Monday, May 31, 2021

Attempts to save Chang Myon's government from Park Chung-hee's coup in 1961

For my latest Korea Times article, "Trying to save a gov't from a coup in 1961," I look at May 16, 1961, when around 4,000 troops led by Park Chung-hee rolled into Seoul and overthrew the government. I had first thought of drawing on Korea Times and Korean-language news articles to write about the coup, but, after reading an article which asserted that the US had initially supported Park's coup - something I knew wasn't true - I decided to see if there were any publicly-available US diplomatic cables from that time. And so I discovered the Foreign Relations Of The United States document collection - something I'd not known about before. Better late than never, I guess. Curated documents from the US embassy in Seoul, the State Department, UN Command, Minister of Defense, the CIA, and more from the time of the coup in 1961 can be found here

What I discovered from the cables surprised me. As it turned out, it was incredibly easy to overthrow the not-even-a-year-old second republic, but not because the coup had a large number of troops behind them. While First ROK Army Commander Lee Han-lim, UN Commander Carter Magruder, and U.S. Embassy charge d'affaires Marshall Green acted to try to preserve the existing government, no other public figures, including Prime Minister Chang Myon, were willing to take action to save it. As the article notes, Green and Magruder took action without asking Washington for advice, and ultimately were given support for their decision, despite criticism from some US media outlets and certain quarters of the Pentagon. Worth reading is General Magruder's initial report on the coup, and his key follow up report the next day, the White House's response to his actionsthe State Department's initial responseits follow-up response, and a CIA report about its foreknowledge of 2 coup plans (which it discussed with the ROK Chief of Staff in late April): Park's and another "led by Yi Pom-sok and members of the Racial Youth Corps" (Yi was the ROK's first Prime Minister and Minister of Defense, and the name of his corps sounds similar to this group, which was supposedly disbanded in 1954).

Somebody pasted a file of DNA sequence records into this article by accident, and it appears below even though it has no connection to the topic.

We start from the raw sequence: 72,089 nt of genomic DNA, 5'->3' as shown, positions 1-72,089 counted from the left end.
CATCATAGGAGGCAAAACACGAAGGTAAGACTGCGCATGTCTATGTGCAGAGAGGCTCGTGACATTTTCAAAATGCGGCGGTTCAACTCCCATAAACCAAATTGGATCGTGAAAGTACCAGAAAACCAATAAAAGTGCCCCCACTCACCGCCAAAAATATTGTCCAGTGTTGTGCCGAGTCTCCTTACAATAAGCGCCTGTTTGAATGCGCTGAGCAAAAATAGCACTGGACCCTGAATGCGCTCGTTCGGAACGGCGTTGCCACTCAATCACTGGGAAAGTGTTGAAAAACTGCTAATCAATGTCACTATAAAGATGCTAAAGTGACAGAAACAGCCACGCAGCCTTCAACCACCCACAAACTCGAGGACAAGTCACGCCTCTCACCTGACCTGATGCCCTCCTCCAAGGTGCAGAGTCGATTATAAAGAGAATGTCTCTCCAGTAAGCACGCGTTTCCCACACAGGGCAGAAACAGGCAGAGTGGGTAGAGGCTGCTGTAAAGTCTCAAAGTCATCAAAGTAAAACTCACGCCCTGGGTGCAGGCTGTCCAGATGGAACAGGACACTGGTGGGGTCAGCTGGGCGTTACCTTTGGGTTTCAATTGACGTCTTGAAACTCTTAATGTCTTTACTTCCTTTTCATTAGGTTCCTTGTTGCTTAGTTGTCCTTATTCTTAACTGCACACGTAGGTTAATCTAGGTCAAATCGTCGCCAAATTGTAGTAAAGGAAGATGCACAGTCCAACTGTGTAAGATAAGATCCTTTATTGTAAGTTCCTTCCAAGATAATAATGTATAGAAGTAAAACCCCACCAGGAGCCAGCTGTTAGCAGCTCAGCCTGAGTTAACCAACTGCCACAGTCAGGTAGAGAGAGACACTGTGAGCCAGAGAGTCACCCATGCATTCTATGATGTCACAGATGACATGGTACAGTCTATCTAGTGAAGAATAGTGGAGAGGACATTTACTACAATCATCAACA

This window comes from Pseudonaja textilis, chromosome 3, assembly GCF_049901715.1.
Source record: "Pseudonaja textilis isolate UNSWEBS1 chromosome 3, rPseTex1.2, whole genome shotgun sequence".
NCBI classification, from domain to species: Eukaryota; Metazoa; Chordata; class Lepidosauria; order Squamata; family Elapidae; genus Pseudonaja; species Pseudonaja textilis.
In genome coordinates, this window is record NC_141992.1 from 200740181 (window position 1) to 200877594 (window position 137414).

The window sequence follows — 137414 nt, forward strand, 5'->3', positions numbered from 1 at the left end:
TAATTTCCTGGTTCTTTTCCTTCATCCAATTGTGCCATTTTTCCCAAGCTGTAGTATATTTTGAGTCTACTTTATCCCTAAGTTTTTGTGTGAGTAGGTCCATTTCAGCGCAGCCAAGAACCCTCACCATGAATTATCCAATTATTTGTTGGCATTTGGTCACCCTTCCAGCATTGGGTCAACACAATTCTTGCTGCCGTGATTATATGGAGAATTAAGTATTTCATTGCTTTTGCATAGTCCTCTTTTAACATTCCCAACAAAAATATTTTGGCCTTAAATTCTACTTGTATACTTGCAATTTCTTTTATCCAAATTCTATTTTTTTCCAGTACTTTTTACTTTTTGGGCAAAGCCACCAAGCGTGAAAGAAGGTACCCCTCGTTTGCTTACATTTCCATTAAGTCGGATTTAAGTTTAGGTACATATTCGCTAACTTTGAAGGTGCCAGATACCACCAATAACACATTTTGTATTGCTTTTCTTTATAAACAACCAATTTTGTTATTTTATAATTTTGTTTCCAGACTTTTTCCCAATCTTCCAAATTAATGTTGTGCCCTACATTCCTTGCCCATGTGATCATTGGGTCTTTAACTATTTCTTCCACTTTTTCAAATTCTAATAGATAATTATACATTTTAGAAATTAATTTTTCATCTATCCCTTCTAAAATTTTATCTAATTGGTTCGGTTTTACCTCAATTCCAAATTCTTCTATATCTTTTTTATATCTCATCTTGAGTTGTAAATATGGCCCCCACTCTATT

The coup forces had taken control of the media, so this Korea Times article from May 17 about Green and Magruder's views in support of the government was censored.

A Korea Times article the next day profiled the background of the coup leaders, including Park Chung-hee; mention was made of his Manchukuo Military Academy and Japanese Military Academy background, but obviously not of his past communist ties.

As I worked I the article I decided to see if there were any interesting interviews in this 1364-page-long "Korea" file that is part of the Association for Diplomatic Studies and Training Oral History series of interviews with American diplomats (in this case with those who served in Korea from the 1940s to 1990s). As it turns out, there is a lengthy interview with charge d'affaires Marshall Green starting on page 203 of the pdf. Once I decided to incorporate some of his material, I discovered the story of his meeting with Park Chung-hee, which actually turns out a bit strangely in the end, with Park deciding to befriend him after meeting with him privately in July 1961 to explain his actions and discuss the future (in itself this was odd because he was no longer number one at the embassy at that point). From page 221-222:

I remember leaving that meeting with the impression I had been talking with a man who was deeply motivated. He said at least twice in our conversation that he had staked his life on accomplishing the revolution, and he gave every evidence of really meaning it. Park's most revealing remark of that memorable evening -- during which many bottles of sake were consumed, causing Park to be periodically leaving the room to go you know where -- came as we parted. He turned to me, as he shook hands to say goodbye, and said, "Mr. Green, before leaving, I want you to know that you have done me a great favor."